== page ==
A small school that housed one of the best basketball programs and players in the state and nation, growing up as a kid, that’s all one heard about was the Western Tigers. A school so special that after winning a Basketball National Championship, UK legendary Coach Adolph Rupp, who many tab him as a racist by not recruiting black players, came to town to be a guest speaker at a meeting that honored the champions at the school. The Tigers, coached by the legendary and late William B. “Chief” Reed, won the 22nd National Basketball Tournament for Black High Schools in 1953, and finished as National Semifinalist in 1952.

Monday night, the school system honored the school with a Paris Western night that saw the basketball team, cheerleaders, and band in Western Tigers attire, along with Paris Elementary students singing the national anthem and the high school band playing the Western High fight song.

Traditional Bank sponsored the T-shirts for the special evening.


The Road To The National Title

Paris Western, after losing in the 1953 Kentucky High School Athletic League state championship game to Somerset Dunbar, the Tigers still had a chance to return to the National High School Championship, where they finished in fourth place the previous year.

In a study that was produced by Louisiana State University Digital Commons and written by Charles Herbert Thompson, Louisiana State University and Agricultural & Mechanical College, talked about the history of the National Basketball Tournaments for Black High Schools.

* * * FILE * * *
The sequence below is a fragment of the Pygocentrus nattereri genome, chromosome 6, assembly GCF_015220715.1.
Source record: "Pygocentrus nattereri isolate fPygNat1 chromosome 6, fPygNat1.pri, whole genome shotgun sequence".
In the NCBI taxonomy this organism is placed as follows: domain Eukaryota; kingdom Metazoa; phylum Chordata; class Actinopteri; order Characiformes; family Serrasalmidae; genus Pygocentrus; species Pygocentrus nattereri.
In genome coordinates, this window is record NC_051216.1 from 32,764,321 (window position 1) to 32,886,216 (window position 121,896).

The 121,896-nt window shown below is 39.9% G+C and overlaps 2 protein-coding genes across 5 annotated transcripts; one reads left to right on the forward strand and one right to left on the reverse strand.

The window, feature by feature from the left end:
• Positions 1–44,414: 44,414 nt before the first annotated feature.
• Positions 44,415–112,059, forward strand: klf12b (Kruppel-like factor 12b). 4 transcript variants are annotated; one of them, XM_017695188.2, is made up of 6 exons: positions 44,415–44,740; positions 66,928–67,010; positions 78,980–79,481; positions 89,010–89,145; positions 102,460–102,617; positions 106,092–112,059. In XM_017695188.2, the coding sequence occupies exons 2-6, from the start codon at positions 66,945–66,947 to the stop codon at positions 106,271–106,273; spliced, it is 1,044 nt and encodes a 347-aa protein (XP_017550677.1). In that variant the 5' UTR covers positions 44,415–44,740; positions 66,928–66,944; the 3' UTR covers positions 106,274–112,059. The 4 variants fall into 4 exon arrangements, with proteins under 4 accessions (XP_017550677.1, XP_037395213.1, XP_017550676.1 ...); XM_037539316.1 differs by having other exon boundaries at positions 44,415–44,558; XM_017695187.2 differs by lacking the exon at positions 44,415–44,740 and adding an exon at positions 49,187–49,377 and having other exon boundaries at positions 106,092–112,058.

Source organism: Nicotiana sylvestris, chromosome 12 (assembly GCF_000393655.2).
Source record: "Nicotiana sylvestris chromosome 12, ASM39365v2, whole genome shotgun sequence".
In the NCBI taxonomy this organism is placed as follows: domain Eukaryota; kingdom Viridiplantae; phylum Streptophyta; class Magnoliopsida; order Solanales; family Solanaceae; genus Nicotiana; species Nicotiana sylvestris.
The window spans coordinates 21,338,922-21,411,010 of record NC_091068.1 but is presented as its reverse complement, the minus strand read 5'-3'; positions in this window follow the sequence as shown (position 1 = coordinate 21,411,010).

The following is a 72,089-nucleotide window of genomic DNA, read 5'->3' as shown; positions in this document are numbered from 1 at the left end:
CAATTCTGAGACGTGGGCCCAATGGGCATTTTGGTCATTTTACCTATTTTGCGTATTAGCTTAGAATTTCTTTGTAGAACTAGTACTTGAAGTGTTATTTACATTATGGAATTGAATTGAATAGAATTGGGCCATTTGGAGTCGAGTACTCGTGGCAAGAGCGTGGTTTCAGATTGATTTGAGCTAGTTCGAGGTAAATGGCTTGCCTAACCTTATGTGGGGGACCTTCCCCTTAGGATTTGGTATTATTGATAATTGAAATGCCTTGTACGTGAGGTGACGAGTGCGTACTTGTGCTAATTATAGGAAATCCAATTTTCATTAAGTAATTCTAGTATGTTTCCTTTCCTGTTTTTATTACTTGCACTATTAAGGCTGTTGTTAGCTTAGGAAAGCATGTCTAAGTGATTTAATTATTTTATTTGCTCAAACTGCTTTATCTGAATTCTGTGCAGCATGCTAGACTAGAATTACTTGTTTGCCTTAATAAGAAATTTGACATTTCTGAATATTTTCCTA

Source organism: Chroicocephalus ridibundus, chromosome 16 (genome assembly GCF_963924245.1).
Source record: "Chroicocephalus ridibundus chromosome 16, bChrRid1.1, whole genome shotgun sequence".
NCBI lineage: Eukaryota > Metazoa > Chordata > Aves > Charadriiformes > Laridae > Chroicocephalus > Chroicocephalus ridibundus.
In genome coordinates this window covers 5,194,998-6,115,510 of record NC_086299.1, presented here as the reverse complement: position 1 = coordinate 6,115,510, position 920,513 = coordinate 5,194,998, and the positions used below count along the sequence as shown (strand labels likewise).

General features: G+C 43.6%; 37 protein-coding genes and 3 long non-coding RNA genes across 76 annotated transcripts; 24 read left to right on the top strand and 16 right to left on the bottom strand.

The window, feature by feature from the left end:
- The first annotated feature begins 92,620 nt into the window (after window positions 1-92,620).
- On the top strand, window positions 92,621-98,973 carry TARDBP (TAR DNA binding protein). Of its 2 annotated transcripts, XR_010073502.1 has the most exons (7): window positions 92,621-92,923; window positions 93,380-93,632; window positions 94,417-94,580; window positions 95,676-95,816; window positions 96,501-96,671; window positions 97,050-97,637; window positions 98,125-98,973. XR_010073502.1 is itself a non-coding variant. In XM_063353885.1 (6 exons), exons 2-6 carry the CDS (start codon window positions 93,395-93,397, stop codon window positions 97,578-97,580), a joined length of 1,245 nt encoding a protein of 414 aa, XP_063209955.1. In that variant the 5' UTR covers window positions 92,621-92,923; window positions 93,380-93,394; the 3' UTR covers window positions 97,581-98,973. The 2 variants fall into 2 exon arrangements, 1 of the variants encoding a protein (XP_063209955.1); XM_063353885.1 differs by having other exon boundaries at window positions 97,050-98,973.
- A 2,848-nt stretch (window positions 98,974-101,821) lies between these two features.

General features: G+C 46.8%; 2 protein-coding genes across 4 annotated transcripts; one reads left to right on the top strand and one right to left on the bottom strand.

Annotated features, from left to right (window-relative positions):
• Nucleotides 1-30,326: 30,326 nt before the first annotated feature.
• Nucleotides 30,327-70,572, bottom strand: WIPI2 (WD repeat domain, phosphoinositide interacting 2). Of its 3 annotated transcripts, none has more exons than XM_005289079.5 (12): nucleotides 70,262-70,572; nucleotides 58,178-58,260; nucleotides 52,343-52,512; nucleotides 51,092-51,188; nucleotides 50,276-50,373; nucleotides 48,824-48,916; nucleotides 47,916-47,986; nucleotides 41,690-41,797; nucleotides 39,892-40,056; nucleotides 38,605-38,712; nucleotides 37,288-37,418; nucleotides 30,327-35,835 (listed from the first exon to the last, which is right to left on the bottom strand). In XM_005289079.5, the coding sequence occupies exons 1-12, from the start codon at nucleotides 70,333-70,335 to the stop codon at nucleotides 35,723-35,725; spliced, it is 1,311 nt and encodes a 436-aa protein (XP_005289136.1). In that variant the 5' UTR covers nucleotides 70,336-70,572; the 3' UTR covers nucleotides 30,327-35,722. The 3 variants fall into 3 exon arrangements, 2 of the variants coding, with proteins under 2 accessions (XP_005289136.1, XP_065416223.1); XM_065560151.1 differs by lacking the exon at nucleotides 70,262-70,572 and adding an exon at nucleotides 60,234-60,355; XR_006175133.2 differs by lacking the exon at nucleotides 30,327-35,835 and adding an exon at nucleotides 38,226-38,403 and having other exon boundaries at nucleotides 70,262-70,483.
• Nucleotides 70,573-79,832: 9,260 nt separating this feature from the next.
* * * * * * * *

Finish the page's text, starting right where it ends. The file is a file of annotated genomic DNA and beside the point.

After completing the study, Thompson expressed sincere appreciation to the many coaches, athletes, and friends whose guidance and assistance were vital to the completion of this study. Also a special thanks were extended to Dr. Helen Fant, the members of his graduate committee and his parents, whose faith and confidence were of supreme importance.

During his study of the Black National Tournament, Thompson wrote that Paris Western’s opening round 81-54 victory over powerhouse Chaneyville High School of Zachary, Louisiana, “caught the attention of the fans” because from this point on, the Paris, Kentucky school’s closest game was a ten-point victory over Pearl out of Nashville.

In the finals, 3,000 spectators watched Western increase its average margin of victory to twenty-one points by downing Booker T. Washington of Montgomery, Alabama 70-41 to claim the national title. Jesse Downey scored 21 points, Russell Tucker chipped in 17 and William Conner had 16 to lead Western on that evening inside Tennessee A & I State College’s new 4,000 seat gymnasium that made the national tournament the inaugural event in the spacious facility. Other scoring had William Spencer with 12 and William “Butch” Gaines with 5. The Tigers, according to the Kentucky High School Basketball Encyclopedia, finished that season with a 29-3 record.